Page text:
If you managed to check out my earlier post about Ayumi Hamasaki’s manga, well this is a similar vein. Due to circumstances I managed to get my hands on a copy of “Apocrypha The Legend of Babymetal” and read it through. Boy, do I have some thoughts on the whole subject.
My first read through, which was admittedly quick and I thought coupling the first reading with the recently released “Elevator Girl” would be a good idea… It was not. My own fault really, because after first reading it I really only had one thought…
Edge-lord, western fanbase catering bullshit.
Which, is a shows my changing mentalities towards Babymetal and the fanbase they’ve attracted over the years as a casual fan. As a fan of the band and graphic novels I thought this would be up my alley. It was not. I was not a fan of the art style, direction of the narrative, absolutely nothing stuck out to me and it just seemed incredibly messy at best.
So I took a deep breath, paused my Spotify and decided I would need to read this graphic novel a second time, slowly, no distractions to get a better grip of what it was about.
At my second reading, I’ve managed to better understand the story. Or rather, the lack there of. I appreciate the consideration of the artist and author to not bash us over the head with detail and leave some things for us to pick up naturally. However, I had to look up the plot synopsis online, which shows some concerns with the storytelling.
Let’s dive into the description on the back of the novel first: “”Discover the myth of the worldwide music sensation BABYMETAL.
Tasked withe defeating the forces of darkness and division, the metal spirits must travel through a variety of eras of time, assuming different forms and identities. What we are seeing is not the BABYMETAL of the present. It’s the original story based on BABYMETAL you’ve never heard before. The long-hidden metal spirit’s apocrypha of the METAL RESISTANCE will emerge”.
Which, does sound pretty neat if you aren’t into deep analysis of BABYMETAL lives. This is a nice, easy way to transition into the ‘lore’ of the group without too many conspiracy theories. With my second read through, I came to appreciate while the artistic direction even if the art isn’t my personal taste. The composition and flow of the graphic novel is really well done. There’s a lot of techniques that bring your eye to flow from speech bubble to bubble incredibly naturally, as well as take in the overall image of the story. It really is solid with it’s artistic delivery.
Unfortunately, the art couldn’t solve the problems with the actual story. There are times when you need to re-read a story once or twice in order to get all the fine details or to just relive that the story did that. A graphic novel about Babymetal is, sorry super fans, shouldn’t be that type of story. It has a coherent goal once I re-read the second time, but sudden and abrupt time skips, re-naming of character without establishing personalities or motivations beyond ‘this is a stand in of Moa/Suu/Yui-metal and they’re gonna time travel for the fox god!’, just does not cut it.
This is a story where some prequel to establish what Babymetal is/was/continues to be would have been a good idea. Even a sequel to go back to parts of the story and fully flesh out and explain the situation would have been welcomed in my eyes as a fan, and reader.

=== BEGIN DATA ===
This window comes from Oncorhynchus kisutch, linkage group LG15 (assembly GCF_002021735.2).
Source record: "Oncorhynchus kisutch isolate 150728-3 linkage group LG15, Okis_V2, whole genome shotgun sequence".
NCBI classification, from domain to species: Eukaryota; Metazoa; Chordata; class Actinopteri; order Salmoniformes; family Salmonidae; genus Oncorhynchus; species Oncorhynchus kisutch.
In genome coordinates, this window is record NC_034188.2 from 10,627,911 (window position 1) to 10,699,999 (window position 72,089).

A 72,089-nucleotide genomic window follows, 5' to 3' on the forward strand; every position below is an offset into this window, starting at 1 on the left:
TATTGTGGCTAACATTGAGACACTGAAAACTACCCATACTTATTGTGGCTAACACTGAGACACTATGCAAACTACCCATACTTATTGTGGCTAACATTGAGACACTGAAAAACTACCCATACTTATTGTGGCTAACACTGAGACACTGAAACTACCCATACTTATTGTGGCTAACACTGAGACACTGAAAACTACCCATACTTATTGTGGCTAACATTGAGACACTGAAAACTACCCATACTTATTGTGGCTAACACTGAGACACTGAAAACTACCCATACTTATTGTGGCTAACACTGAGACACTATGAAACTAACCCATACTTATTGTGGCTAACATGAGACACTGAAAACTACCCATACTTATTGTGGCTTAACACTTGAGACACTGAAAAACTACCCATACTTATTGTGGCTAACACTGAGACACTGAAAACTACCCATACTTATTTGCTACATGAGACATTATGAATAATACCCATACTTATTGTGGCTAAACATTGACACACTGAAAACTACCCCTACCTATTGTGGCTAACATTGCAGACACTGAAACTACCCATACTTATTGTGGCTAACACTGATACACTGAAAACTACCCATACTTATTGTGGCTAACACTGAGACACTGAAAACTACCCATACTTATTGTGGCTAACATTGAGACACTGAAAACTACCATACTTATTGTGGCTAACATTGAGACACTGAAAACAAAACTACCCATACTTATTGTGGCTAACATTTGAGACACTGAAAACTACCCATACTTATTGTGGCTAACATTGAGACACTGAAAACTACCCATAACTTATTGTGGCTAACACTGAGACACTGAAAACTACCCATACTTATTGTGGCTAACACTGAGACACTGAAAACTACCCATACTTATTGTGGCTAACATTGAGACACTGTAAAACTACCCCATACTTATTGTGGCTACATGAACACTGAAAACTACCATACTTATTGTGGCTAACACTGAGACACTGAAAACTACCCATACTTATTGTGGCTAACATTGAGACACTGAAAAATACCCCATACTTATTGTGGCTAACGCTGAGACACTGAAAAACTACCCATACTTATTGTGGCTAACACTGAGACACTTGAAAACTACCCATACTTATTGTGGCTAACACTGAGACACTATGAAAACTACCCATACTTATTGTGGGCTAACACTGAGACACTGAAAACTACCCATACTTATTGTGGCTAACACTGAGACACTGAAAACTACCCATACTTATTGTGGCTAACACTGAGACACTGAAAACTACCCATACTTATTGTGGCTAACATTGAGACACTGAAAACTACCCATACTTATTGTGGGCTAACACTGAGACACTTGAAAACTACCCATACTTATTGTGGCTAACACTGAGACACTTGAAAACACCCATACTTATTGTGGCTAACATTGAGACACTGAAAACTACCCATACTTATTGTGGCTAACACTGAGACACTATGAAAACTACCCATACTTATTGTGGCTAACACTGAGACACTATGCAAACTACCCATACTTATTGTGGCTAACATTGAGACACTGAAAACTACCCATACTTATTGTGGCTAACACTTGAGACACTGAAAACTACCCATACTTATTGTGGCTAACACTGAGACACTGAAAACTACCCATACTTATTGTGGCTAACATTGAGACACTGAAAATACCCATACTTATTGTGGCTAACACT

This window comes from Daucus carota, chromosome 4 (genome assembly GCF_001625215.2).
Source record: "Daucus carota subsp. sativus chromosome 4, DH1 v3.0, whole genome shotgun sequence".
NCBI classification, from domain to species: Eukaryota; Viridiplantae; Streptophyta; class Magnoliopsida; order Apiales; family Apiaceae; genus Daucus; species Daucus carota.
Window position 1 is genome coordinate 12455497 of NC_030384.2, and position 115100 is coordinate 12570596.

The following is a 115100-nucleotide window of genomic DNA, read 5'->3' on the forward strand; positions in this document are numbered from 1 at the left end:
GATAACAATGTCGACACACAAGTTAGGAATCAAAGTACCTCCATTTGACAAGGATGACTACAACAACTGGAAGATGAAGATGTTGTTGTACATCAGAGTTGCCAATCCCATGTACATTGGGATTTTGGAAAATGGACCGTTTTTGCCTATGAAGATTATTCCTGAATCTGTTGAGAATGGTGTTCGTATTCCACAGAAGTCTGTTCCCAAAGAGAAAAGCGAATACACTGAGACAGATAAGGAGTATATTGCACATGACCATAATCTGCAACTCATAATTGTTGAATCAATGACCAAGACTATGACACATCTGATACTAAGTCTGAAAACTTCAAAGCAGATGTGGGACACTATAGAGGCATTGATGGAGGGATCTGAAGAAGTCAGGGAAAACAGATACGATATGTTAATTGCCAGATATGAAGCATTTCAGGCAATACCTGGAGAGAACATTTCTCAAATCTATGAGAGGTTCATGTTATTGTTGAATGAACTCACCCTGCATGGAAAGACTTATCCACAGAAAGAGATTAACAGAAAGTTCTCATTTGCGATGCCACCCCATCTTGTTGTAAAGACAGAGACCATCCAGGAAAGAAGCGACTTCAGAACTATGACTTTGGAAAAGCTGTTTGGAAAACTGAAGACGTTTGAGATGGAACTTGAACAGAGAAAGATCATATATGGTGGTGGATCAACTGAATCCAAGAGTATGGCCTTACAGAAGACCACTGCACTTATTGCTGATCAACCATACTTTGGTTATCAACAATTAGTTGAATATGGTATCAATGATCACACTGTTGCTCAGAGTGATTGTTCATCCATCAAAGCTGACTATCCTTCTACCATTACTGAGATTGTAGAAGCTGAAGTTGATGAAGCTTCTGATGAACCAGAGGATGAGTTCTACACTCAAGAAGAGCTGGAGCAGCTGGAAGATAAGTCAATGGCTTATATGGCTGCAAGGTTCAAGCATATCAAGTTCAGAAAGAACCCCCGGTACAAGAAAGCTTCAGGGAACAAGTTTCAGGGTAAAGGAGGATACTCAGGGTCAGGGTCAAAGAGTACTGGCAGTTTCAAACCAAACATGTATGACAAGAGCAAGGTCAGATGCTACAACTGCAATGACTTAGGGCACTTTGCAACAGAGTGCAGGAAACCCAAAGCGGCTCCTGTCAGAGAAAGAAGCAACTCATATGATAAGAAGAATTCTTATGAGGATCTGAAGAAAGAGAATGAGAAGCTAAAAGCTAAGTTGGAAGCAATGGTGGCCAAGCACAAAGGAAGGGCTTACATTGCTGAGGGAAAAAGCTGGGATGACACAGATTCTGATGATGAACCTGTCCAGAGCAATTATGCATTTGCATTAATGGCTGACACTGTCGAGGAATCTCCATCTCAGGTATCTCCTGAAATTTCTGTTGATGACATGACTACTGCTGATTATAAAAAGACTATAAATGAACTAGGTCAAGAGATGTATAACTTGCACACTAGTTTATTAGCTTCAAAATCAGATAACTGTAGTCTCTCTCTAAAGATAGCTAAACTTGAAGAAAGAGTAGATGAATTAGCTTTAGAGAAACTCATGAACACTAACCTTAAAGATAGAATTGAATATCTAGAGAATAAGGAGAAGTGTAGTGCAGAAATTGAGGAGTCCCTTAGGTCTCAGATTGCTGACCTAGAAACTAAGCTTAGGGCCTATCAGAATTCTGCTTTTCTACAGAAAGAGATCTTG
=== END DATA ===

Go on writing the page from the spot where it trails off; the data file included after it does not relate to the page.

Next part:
My theory is that Kobametal (Babymetal’s main manager) gave the artist/writer creative freedom and they wrote and overwhelming, several hundred page story. Management went ‘Yeah… we don’t have the budget for this, can you scrap everything down to about a hundred odd pages and call it a day?’ and they did. There’s just enough of a plot and set up to understand the motions of this graphic novel. However, all the fight scenes and revelations fall flat on their faces since there’s nothing to get you invested in where the story goes.
It still felt like this graphic novel was pandering to Babymetal white knighters who will defend anything and everything Babymetal and their management does. Which is fine, there should be something out there for every type of fan. I get the feeling that Kobametal just pulled some strings to drag out the ‘lore’ of Babymetal more then it’s worth. That and, instead of fans sinking their money into yet another T-shirt or towel that they got a graphic novel this time.
After reading through it twice, and even a third time to just make sure I wasn’t crazy, I was left with a completely different set of questions. My main question was, who was this story even written for? Who was the target audience of this project?
Super fans will already know the lore from concert DVD’s, fan forums and the girl’s themselves. Those same fans, probably bought this in the nice looking special edition for collection sake, but I can’t see them getting any new insight from the series. It’s a change up from previous merchandise, but not actually contributing to the fandom theories.
However, casual fans or just graphic novel fans who pick this up clearly aren’t the target audience either. There’s not enough context to hook a new reader/viewer into being seriously invested in this side project.
My opinion is that this project is suppose to be approached as a separate entity in the Babymetal sphere but not really related. Which, at the end of the day leaves this graphic novel floating in it’s own dimension, like the story itself I suppose.
For the serious Babymetal fans, pick it up to add to the collection. You need no introduction to this lore. For casual fans, you can pass on this. Stick to the music and music videos, this graphic novel won’t really add or detract from your experience. For the graphic novel fans, a solid pass unless you’re a fan of the artist.